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Defending life from the moment of conception

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News, 3 November 2000

3 November 2000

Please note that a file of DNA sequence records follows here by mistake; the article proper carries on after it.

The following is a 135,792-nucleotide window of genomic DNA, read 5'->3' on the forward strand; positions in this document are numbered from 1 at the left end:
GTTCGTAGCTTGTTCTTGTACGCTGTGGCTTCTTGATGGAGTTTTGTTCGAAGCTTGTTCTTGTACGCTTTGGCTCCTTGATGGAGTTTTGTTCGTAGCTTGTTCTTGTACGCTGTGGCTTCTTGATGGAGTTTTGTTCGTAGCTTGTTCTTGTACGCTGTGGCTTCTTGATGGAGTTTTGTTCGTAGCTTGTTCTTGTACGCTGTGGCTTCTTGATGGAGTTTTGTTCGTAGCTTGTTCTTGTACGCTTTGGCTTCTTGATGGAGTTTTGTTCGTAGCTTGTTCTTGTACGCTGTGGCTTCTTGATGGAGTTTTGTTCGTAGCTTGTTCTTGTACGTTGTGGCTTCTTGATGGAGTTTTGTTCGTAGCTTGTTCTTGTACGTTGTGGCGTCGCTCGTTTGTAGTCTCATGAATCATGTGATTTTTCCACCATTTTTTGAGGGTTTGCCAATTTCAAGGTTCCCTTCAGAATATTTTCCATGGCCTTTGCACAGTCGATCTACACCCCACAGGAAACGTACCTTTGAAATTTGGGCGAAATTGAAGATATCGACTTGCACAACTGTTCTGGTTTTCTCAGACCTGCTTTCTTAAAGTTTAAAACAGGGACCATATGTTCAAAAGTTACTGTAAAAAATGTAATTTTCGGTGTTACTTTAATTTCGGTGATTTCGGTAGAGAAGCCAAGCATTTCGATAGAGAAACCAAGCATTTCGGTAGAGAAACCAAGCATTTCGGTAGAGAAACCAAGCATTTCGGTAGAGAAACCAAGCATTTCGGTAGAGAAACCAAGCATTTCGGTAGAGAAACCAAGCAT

3 November 2000 As the morning-after pill went on sale in Italy yesterday, the president of the Italian bishops' conference reaffirmed the Church's position that pharmacists should refuse to stock the abortifacient drug. Cardinal Camillo Ruini also said that the drug should be covered by the country's abortion law which includes a clause allowing for conscientious objection. The BBC reported that "a row has broken out in Italy between the Roman Catholic Church and the government" and that the country's health minister had said that the Church's stance was puzzling because other mechanical and chemical birth control devices which also worked in an abortifacient way had been on sale in Italy for years. Under Italian law, pharmacists must provide all government-approved drugs. [EWTN News and BBC News online , 2 November] A British pro-life group has stressed that next Tuesday's presidential election in the United States could have huge implications for the rights of unborn children worldwide. Peter Smith, the Society for the Protection of Unborn Children's chief lobbyist at the United Nations, said: "Reliable sources have suggested that, if Governor George W Bush is elected ... he would definitely appoint a pro-life ambassador to the UN. He might also appoint a pro-life representative at ambassadorial level to address social issues. If a pro-life secretary of state is appointed by Bush, then the US delegation would be completely pro-life ... if Gore becomes president, our position at the UN will be even worse than under the Clinton administration." Mr Smith observed that, as the international policies of many other countries are affected by the American stance, "world opinion regarding abortion ... could quite literally change with the election of the next US president." [SPUC media release, 3 November ] A new fertility treatment which has been presented as a pro-life and more effective alternative to in vitro fertilisation (IVF) has become available in the UK. 11 of the 32 couples who entered the Life fertility programme last year have so far become pregnant, and this 35 percent success rate compares favourably with the 16 percent success rate of IVF. Two of the 11 successful couples had previously undergone failed IVF treatment. The Life programme was pioneered by Dr Thomas Hilgers, an American gynaecologist and founder of the Pope Paul VI institute in Nebraska. Rather than bypassing problems which lead to infertility, the programme tackles these problems by monitoring a woman's fertility cycle by means of blood tests and ultrasound scans. [Catholic Herald, 3 November] In Canada, the governing board of the Ontario Medical Association has passed a resolution in favour of making the morning-after pill available over-the-counter without a doctor's prescription. The Canadian province of British Columbia has already decided to reclassify the drug, with over-the-counter sales due to commence on 1 December. [National Post, 2 November; from Pro-Life E-News] The Catholic bishop of Rochester, New York state, has expressed his regret that pro-abortion Senate contender Hillary Clinton was allowed to speak in a Catholic church last Sunday [as reported in yesterday's digest ]. Bishop Matthew H Clark described it as a "clear and serious violation of diocesan policy" and said: "I regret that this event took place and apologise for any confusion that might have resulted." [Catholic News Service, 2 November] The president of Life Decisions International has criticised the support given in the United States to UNICEF, the pro-abortion United Nations children's fund, by CVS [a company which runs pharmacies] and Mastercard. Douglas R Scott highlighted the fact that Mastercard had been donating 25 cents to UNICEF for every purchase over $35 made in a CVS pharmacy as part of the 'Trick-or-Treat for UNICEF' campaign. He said that UNICEF was involved with the provision of abortifacient forms of birth control and abortion advocacy. [LDI, from Pro-Life E-News, 2 November]

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